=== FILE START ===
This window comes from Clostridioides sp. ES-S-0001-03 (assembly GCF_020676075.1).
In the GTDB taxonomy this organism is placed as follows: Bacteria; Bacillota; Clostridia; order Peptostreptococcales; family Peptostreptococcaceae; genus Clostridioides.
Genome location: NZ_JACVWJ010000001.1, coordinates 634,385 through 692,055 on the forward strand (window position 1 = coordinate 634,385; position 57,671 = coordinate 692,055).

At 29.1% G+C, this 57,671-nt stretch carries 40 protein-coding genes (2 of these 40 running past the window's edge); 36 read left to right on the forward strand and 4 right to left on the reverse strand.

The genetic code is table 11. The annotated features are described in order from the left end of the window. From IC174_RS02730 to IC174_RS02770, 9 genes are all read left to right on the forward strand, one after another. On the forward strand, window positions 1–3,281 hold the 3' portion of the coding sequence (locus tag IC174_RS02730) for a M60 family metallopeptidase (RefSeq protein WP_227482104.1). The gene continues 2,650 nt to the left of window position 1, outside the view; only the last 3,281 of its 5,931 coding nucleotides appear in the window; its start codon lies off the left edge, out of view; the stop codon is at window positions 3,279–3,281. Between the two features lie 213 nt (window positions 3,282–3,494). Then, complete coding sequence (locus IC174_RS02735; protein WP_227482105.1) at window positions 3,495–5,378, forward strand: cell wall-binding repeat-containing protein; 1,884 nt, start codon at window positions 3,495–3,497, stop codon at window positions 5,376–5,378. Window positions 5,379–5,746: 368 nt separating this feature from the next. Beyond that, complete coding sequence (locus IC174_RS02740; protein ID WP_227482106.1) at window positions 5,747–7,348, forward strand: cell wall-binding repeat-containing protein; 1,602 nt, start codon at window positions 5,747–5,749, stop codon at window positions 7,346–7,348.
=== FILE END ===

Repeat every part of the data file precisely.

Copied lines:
This window comes from Clostridioides sp. ES-S-0001-03 (assembly GCF_020676075.1).
In the GTDB taxonomy this organism is placed as follows: Bacteria; Bacillota; Clostridia; order Peptostreptococcales; family Peptostreptococcaceae; genus Clostridioides.
Genome location: NZ_JACVWJ010000001.1, coordinates 634,385 through 692,055 on the forward strand (window position 1 = coordinate 634,385; position 57,671 = coordinate 692,055).

At 29.1% G+C, this 57,671-nt stretch carries 40 protein-coding genes (2 of these 40 running past the window's edge); 36 read left to right on the forward strand and 4 right to left on the reverse strand.

The genetic code is table 11. The annotated features are described in order from the left end of the window. From IC174_RS02730 to IC174_RS02770, 9 genes are all read left to right on the forward strand, one after another. On the forward strand, window positions 1–3,281 hold the 3' portion of the coding sequence (locus tag IC174_RS02730) for a M60 family metallopeptidase (RefSeq protein WP_227482104.1). The gene continues 2,650 nt to the left of window position 1, outside the view; only the last 3,281 of its 5,931 coding nucleotides appear in the window; its start codon lies off the left edge, out of view; the stop codon is at window positions 3,279–3,281. Between the two features lie 213 nt (window positions 3,282–3,494). Then, complete coding sequence (locus IC174_RS02735; protein WP_227482105.1) at window positions 3,495–5,378, forward strand: cell wall-binding repeat-containing protein; 1,884 nt, start codon at window positions 3,495–3,497, stop codon at window positions 5,376–5,378. Window positions 5,379–5,746: 368 nt separating this feature from the next. Beyond that, complete coding sequence (locus IC174_RS02740; protein ID WP_227482106.1) at window positions 5,747–7,348, forward strand: cell wall-binding repeat-containing protein; 1,602 nt, start codon at window positions 5,747–5,749, stop codon at window positions 7,346–7,348.